A name song for Lawrence M. Judd by Mary Padigan, 1929.

Chant For Judd Will Be Feature Of Inauguration

Original Tribute In Music Sings Praises of Next Governor

A feature of the musical program to be given at the reception on the day of the inauguration of Lawrence M. Judd as governor of Hawaii will be the singing of a chant composed in Judd’s honor by Mrs. Mary Padigan.

The chant will be sung in Hawaiian by the Johanna Wilcox singing girls. The English of the chant was written by Miss Johanna N. Wilcox, assisted by David Kalauokalani, George P. Mossman, Charles K. Notley, Eben P. Low, William E. Miles and Simeon Akaka. The Hawaiian and English versions follow:

HE INOA NO KAUKA

Kaulana mai nei oe e Kauka
Keiki hanau o ka aina.

Na ke kalaunu o Hawaii nei
Hapai ae a kau i ka hano.

Hanohano o Kauka e ku nei
Ika pane poo o ke aupuni.

Ua like a like me kauwila
Kaanapu i ka maka o ka Opua.

A he pua nani oe no ka aina
A ka lehulehu ae lei mau ai. Continue reading

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Expenditures of the Board of Genealogy, 1884.

Found under: “General Report of The Finance Committee to the Legislative Assembly of 1884.”]

BOARD OF GENEALOGY.

The appropriation of $10,000 for the Relief of the Board of Genealogy has all been drawn from the Treasury upon warrants by the Minister of the Interior, and the books of the department show the following persons to have been the recipients:

Her Ex. the Governess of Hawaii [Poomaikelani] ….. $6,474.37 Continue reading

William Haehae Heen faces racism from the United States, 1917.

RACISM.

A past issue of the Bulletin spread the news from Washington pertaining to W. H. Heen. The news being that the Senate is holding back their approval of Heen as Judge in place of Coke. The big reason behind this disapproval is that Heen is part Chinese [Hapa-pake]; where some Senators believe that this blood would not look well in a High Post in the Nation of the Unites States. How Astonishing! Continue reading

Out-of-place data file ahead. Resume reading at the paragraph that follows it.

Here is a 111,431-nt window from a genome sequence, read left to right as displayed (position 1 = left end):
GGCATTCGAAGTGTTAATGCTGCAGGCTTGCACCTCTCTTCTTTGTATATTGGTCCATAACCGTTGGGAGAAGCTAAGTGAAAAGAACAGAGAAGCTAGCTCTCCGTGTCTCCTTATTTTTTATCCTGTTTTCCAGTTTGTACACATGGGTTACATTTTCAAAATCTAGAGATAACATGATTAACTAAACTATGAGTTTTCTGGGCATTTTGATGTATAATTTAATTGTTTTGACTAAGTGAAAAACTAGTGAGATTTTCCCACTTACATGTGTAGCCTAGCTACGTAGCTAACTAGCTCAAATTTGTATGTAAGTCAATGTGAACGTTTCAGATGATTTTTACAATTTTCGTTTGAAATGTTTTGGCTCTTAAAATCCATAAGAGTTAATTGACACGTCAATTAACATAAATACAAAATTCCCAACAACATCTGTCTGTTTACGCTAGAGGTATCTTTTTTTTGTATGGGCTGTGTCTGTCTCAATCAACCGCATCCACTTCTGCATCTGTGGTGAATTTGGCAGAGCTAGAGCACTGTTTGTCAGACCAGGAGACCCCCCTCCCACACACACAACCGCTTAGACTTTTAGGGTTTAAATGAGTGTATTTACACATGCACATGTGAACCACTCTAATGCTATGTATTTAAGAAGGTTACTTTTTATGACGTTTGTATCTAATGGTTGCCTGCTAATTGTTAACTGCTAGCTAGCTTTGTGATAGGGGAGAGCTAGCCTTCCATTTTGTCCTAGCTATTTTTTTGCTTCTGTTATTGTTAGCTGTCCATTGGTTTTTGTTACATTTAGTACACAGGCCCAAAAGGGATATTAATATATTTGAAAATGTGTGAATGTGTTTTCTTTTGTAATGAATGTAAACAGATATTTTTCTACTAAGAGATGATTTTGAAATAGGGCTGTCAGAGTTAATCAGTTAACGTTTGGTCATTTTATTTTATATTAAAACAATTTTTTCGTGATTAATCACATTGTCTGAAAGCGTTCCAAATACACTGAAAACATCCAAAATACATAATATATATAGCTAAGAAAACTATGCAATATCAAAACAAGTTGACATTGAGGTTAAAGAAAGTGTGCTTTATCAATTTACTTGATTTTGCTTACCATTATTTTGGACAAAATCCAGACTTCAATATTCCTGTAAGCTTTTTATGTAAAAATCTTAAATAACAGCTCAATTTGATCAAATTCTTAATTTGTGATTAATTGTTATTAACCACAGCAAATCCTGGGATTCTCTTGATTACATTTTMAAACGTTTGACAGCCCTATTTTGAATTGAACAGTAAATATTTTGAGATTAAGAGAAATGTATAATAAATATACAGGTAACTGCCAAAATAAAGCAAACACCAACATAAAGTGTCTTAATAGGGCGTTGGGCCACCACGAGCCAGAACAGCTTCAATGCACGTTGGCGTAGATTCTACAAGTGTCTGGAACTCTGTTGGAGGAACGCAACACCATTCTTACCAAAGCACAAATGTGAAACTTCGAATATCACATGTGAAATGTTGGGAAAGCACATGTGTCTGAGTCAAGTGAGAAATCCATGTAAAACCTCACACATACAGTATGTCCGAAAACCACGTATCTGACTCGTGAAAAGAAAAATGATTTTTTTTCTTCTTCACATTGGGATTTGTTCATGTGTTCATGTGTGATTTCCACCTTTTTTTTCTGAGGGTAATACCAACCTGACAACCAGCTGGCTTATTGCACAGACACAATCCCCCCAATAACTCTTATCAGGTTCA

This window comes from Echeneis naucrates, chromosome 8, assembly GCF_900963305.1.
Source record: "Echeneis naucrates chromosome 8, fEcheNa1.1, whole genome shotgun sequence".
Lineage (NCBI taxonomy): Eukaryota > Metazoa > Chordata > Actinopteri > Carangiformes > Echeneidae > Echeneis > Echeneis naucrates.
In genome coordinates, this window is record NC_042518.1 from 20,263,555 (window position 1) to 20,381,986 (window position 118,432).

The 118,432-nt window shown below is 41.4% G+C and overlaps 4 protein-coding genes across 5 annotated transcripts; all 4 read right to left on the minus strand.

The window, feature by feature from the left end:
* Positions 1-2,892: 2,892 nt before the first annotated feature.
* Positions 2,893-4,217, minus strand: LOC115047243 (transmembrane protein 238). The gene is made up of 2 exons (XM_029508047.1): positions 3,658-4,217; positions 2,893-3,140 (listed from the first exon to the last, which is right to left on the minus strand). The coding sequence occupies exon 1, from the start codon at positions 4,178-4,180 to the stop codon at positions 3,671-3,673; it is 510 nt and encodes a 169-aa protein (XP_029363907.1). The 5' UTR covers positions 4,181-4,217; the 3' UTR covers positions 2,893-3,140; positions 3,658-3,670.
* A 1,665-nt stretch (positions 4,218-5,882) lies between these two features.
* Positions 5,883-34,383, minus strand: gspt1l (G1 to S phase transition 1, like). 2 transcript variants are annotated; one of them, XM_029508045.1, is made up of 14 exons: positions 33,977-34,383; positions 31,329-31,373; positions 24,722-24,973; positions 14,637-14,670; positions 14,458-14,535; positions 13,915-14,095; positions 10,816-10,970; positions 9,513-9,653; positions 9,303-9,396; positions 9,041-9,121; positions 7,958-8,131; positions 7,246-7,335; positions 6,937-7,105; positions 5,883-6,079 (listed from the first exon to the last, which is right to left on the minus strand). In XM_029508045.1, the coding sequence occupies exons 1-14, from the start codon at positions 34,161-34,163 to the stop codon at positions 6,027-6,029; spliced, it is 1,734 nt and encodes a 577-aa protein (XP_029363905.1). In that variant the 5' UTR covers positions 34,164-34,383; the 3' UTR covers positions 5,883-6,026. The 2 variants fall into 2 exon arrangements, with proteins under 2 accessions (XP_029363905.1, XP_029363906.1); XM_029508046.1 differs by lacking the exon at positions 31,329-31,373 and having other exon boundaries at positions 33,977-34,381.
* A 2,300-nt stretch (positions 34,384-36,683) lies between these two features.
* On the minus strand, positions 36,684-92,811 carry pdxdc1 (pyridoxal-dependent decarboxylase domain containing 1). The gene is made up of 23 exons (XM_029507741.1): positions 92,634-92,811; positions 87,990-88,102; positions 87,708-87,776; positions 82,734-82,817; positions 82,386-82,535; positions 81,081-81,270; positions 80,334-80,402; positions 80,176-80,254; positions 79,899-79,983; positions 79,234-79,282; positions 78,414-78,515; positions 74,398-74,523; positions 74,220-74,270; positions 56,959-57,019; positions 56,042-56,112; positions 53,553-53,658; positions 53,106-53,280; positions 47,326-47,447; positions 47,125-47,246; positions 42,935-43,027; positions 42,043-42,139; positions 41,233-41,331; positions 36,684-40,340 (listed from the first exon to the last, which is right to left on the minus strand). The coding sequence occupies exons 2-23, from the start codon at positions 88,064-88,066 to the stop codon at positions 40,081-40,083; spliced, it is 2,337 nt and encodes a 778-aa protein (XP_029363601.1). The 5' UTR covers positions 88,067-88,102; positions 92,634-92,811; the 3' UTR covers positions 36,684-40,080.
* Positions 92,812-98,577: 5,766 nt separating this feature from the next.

Na olelo ponoi o Kalani Kalakaua ma kona la hanau, 1874.

“Aloha oukou:

Ua lawe mai au i keia la, oia hoi kuu la hanau, i la hoomaikai i ka Mea Mana, no na pomaikai o ko kakou ola kino a kokoke i ka puni o keia makahiki. A ano ka mea hoi, ke kokoke mai nei ka manawa o Ko’u holo ana aku i na aina e, e imi i ka pomaikai o na hana nui a ko kakou aupuni; ua puili ae au i keia wa, e hai aku i Ko’u aloha ia oukou e na makaainana.

Ke hele nei au e hooko aku i ka mea a ke kau Ahaolelo i hooholo iho nei.

He mea mau iloko o na moolelo kahiko o na aupuni a me ko keia wa no hoi, ke kaahele ana o na Aimoku iloko o kekahi mau aupuni e aku, e imi ana no i pomaikai lahui iho. Continue reading

Visiting the Leprosy hospital in Kalihi a hundred and fifty years ago, 1866.

[Found under: “MA KE KAUOHA.”]

The person and people perhaps who wish to go and see the Leprosy Hospital at Kalihi [Halemai Lepera ma Kalihi], and their friends there.

Therefore, I say to everyone, the hours between 2 o’clock and 4 in the afternoon, on Tuesdays and Fridays, are set aside to go and see; and no one will be allowed during other times except for the Clergy going there to see the patients [poe mai].

By order of the Board of Health [Papa Ola].

T. C. Heuck,
Secretary of the Board of Health.

Office of the Board of Health, H., June 11, 1866.

(Au Okoa, 7/9/1866, p. 3)

AuOkoa_7_9_1866_3.png

Ke Au Okoa, Buke II, Helu 12, Aoao 3. Iulai 9, 1866.